Peter’s words. The second century St. Clement of Alexandria wrote: “Every woman should be filled with shame by the thought that she is a woman The Church father Tertullian explained why women deserve their status as despised and inferior human beings: And do you not know that you are an Eve? The sentence of God on this sex of yours lives in this age: the guilt must of necessity live too. You are the devil’s gateway: you are the unsealer of that tree: you are the first deserter of the divine law: you e she who persuaded him whom the devil was not valiant enough to attack.
You destroyed so easily God’s image, man. On account of your desert that is, death even the Son of God had to die. Others expressed the view more bluntly. The sixth century Christian philosopher, Boethius, wrote in The Consolation of Philosophy, “Woman is a temple built upon a sewer. Bishops at the sixth century Council of Macon voted as to whether women had souls. the tenth century Odo of Cluny declared, “To embrace a woman is to embrace a sack of manure… “The thirteenth century St.
Thomas Aquinas suggested that God had made a mistake in creating woman: “nothing [deficient] or defective should have been produce in the first establishment of things; so woman ought not to have been produced then. “And Lutherans at Wittenberg debated whether women were really human beings at all. Orthodox Christians held women responsible for all sin. As the Bible’s Apocrypha sta s, “Of woman came the beginning of sin/ And thanks to her, we all must die. ” Women are often understood to be impediments to spirituality in a context where God reigns strictly from heaven and demands a renunciation of physical pleasure.
As I Corinthians 7:1 states, “It is a good thing for a man to have nothing to do with a woma ” The Inquisitors who wrote the Malleus Maleficarum, “The Hammer of the Witches,” explained that women are more likely to become witches than men: Because the female sex is more concerned with things of the flesh than men;’ because being formed from a man’s rib, they are only ‘imperfect animals’ and ‘crooked’ whereas man belongs to a privileged sex from whose midst Christ emerged. King James I estimated that the ratio of women to men who succumbed to witchcraft was twenty to one.
Of those formally persecuted for witchcraft, between 80 to 90 percent were women. Christians found fault with women on all sorts of counts. An historian notes that thirteenth century preachers denounced women on the one hand for… he lascivious and carnal provocation of their garments, and on the other hand for being over- industri s, too occupied with children and housekeeping, too earthbound to give due thought to divine things.
According to a Dominican of the same period, woman is “the confusion of man, an insatiable beast, a continuous anxiety, an incessant warfare, a daily ruin, a house of tempest … hindrance to devotion. ” As reformational fervor spread, the feminine aspect of Christianity in the worship of Mary became suspect. Throughout the Middle Ages, Mary’s powers were believed to effectively curtail those of the devil. But Protestants entirely dismissed reverence fo Mary while reformed Catholics diminished her importance. Devotion to Mary often became indicative of evil. In the Canary islands, Aldonca de Vargas was reported to the Inquisition after she smiled at hearing mention of the Virgin Mary.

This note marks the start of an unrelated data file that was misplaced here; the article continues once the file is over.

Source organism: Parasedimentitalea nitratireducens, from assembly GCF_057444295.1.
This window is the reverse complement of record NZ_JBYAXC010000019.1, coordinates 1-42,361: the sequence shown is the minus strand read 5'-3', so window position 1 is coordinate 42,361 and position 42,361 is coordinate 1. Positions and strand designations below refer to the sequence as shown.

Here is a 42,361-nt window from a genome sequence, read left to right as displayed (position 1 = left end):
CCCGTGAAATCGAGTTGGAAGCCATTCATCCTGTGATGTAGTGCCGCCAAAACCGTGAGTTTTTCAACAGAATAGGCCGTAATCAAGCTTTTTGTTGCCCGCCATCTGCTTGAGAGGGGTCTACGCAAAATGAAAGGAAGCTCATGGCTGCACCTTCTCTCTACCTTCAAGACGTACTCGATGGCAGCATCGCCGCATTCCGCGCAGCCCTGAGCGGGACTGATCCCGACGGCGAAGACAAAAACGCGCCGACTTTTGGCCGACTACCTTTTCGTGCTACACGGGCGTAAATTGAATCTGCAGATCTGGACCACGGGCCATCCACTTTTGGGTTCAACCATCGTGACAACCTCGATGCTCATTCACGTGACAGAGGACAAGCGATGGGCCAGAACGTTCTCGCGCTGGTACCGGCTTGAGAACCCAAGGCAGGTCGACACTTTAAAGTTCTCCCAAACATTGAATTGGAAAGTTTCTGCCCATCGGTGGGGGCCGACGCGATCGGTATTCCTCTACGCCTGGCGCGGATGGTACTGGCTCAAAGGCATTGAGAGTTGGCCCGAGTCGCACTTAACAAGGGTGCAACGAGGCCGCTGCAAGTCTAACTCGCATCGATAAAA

Inquisitors disto ed an image of the Virgin Mary into a device of torture, covering the front side of a statue of Mary with sharp knives and nails. Levers would move the arms of the statue crushing the victim against the knives and nails. The witch hunts also demonstrated great fear of female sexuality. The book that served as the manual for understanding and persecuting witchcraft, the Malleus Maleficarum, describes how witches were known to “collect male organs in great numbers, as man as twenty or thirty members together, and put them in a bird’s nest… The manual recounts a story of a man who, having lost his penis, went to a witch to have it restored: She told the afflicted man to climb a certain tree, and that he might take whi he liked out of a nest in which there were several members. And when he tried to take a big one, the witch said: You must not take that one; adding, because it belonged to a parish priest.
A man in 1621 lamented, “of women’s unnatural, unsatiable lust… what country, what village doth not complain. While most of what became known as witchcraft was invented by Christians, certain elements of witchcraft did represent an older pagan tradition. Witchcraft was linked and even considered to be synonymous with “divination,” which means not only the art o foretelling the future, but also the discovery of knowledge by the aid of supernatural power. It suggests that there is such power available- something orthodox Christians insisted could only be the power of the devil, for God was no longer to be involv with the physical world.